Example: You may use heat – electrotherapy – to reduce the pain a person is feeling in their injured limbs or joints.

Keeping a check on progress.

Through the course of your treatment you will have to keep track of your patient’s progess. This will help you decide how fast they will recover, whether they need more sessions or alternative methods.

Example: You will check a patient with a knee injury for how much they can bend their knees on their own. Whether it is 50% compared to a well-functioning body or more.

Working with others from healthcare.

You will be working closely with other professionals from healthcare. Especially doctors who need you for their patients or diagnosticians to check the progress or issues with your patients.

Example: You will work closely with surgeons, orthopaedics, radiologists, pathologists, etc.

Doing a lot of paperwork.

Your role doesn’t end at helping a patient with their recovery. It also involves making detailed reports about their condition, progress rate, particulars and statistics. This will help you create a detailed case history that will come handy during follow-up visits or if the injury recurs.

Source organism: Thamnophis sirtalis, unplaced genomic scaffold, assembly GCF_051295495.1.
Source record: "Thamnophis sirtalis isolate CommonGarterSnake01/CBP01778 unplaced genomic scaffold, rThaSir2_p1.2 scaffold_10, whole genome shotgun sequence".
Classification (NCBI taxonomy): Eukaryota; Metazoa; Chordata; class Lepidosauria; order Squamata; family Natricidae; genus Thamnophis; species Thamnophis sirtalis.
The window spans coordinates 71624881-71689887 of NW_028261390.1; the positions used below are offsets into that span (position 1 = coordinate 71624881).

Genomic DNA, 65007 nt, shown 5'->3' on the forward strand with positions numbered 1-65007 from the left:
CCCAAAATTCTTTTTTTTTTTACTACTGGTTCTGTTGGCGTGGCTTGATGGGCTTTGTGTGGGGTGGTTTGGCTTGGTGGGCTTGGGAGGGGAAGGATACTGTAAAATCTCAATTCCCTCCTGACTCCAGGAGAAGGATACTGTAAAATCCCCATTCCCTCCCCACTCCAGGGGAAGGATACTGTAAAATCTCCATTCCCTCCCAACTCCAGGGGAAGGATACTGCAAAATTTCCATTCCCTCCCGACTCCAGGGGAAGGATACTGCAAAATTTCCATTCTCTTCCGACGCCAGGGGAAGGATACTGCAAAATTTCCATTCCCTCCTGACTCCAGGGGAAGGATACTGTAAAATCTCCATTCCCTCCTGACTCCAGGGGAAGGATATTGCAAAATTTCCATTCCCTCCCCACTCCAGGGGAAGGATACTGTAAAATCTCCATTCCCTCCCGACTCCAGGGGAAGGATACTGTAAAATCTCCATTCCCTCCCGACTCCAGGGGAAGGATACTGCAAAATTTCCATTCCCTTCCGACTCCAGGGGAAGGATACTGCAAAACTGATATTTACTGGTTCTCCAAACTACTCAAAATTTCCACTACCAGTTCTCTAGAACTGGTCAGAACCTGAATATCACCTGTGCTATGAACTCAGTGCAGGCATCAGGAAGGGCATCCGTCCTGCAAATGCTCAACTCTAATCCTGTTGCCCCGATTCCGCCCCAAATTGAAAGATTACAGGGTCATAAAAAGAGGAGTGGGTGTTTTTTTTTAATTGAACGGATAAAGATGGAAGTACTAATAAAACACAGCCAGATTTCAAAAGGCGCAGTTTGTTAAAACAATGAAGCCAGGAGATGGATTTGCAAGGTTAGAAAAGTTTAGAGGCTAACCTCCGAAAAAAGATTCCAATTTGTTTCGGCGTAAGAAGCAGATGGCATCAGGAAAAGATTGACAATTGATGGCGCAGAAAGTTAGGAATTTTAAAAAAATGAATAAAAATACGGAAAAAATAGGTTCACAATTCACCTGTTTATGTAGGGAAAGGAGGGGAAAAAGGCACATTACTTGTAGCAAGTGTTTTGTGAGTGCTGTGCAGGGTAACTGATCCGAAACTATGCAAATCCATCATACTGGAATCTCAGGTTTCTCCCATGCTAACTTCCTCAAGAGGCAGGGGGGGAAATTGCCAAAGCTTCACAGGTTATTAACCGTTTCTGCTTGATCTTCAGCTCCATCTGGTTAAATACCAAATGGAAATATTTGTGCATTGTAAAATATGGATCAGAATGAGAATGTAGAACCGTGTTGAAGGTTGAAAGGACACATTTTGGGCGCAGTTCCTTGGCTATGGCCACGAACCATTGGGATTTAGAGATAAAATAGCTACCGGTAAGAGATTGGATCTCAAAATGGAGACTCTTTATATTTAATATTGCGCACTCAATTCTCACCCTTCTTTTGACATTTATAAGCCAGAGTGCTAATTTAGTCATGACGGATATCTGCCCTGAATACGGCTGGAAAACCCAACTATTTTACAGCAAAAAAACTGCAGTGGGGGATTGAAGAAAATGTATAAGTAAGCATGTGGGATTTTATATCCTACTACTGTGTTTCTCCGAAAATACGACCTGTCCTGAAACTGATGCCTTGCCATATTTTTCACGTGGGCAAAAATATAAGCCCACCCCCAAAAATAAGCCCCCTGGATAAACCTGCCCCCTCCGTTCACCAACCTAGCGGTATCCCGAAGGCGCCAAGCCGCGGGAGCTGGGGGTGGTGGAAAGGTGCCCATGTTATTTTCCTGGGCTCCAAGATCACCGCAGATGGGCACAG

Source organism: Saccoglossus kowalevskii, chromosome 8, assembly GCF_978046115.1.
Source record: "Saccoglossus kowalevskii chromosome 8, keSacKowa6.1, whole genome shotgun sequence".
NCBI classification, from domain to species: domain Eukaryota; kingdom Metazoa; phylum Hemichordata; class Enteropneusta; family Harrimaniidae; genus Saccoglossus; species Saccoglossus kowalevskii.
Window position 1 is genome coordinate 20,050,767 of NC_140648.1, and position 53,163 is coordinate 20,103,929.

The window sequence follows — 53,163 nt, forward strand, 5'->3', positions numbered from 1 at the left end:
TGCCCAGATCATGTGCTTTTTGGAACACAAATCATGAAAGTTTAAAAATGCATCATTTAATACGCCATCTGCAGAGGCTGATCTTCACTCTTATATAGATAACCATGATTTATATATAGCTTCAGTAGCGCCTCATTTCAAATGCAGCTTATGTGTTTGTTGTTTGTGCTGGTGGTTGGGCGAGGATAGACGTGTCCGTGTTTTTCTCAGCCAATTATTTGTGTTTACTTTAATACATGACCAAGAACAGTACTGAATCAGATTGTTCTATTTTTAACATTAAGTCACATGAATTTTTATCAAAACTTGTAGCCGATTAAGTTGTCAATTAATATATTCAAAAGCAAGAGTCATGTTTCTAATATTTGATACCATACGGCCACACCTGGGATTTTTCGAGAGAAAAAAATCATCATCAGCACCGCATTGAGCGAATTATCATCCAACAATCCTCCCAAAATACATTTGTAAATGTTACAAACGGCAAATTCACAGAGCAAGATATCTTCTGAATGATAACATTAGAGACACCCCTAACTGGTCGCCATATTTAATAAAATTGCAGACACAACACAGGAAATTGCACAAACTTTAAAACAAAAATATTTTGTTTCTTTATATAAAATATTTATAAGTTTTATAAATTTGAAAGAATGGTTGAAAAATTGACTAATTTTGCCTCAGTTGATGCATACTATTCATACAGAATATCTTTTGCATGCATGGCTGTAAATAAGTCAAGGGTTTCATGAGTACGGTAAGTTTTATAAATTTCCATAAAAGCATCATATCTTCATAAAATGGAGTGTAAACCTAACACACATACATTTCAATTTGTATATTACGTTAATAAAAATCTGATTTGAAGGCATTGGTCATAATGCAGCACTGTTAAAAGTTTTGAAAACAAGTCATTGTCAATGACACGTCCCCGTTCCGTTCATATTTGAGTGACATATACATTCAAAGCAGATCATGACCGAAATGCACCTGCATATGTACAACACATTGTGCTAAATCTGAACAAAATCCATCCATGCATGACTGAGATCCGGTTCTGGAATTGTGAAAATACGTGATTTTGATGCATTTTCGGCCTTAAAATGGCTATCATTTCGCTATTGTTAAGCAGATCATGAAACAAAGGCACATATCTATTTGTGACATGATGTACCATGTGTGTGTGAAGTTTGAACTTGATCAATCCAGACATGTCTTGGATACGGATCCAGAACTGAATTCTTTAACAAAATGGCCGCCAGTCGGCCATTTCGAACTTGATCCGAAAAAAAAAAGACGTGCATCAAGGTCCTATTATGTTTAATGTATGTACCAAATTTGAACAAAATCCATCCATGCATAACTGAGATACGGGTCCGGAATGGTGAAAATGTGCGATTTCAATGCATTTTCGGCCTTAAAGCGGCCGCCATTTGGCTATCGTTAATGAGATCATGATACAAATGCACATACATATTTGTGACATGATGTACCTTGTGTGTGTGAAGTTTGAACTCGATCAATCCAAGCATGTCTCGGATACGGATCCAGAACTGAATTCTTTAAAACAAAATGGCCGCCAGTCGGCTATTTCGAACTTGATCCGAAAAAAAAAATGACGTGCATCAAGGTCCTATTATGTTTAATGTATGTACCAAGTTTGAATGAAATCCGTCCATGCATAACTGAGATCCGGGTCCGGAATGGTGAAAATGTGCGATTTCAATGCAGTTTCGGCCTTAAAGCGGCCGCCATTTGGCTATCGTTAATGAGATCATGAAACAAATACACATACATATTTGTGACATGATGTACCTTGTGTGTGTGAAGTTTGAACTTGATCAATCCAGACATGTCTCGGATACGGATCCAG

Example: If a person with a torn ligament ends up tearing it again, you could use your notes to see which treatment option worked best the last time and follow the same routine.

Staying up-to-date with new techniques.

As a medical professional, it is vital for you to know the latest developments in the industry. You must constantly update yourself if you want to remain relevant in the industry, even after considerable experience.

Example: You will have to keep yourself up-to-date with the latest advances in techniques such as electro and ultrasound.

Take the Mentoria career assessment, to find out how well-suited you are as a Physiotherapist.

Where will you work?


You will most likely be associated with a hospital or a clinic. Here you will see patients on an appointment-basis or you will be assigned to an in-house patient admitted at the hospital. You will most-likely see patients for electrotherapy and ultrasound.

Fitness/Sports Centres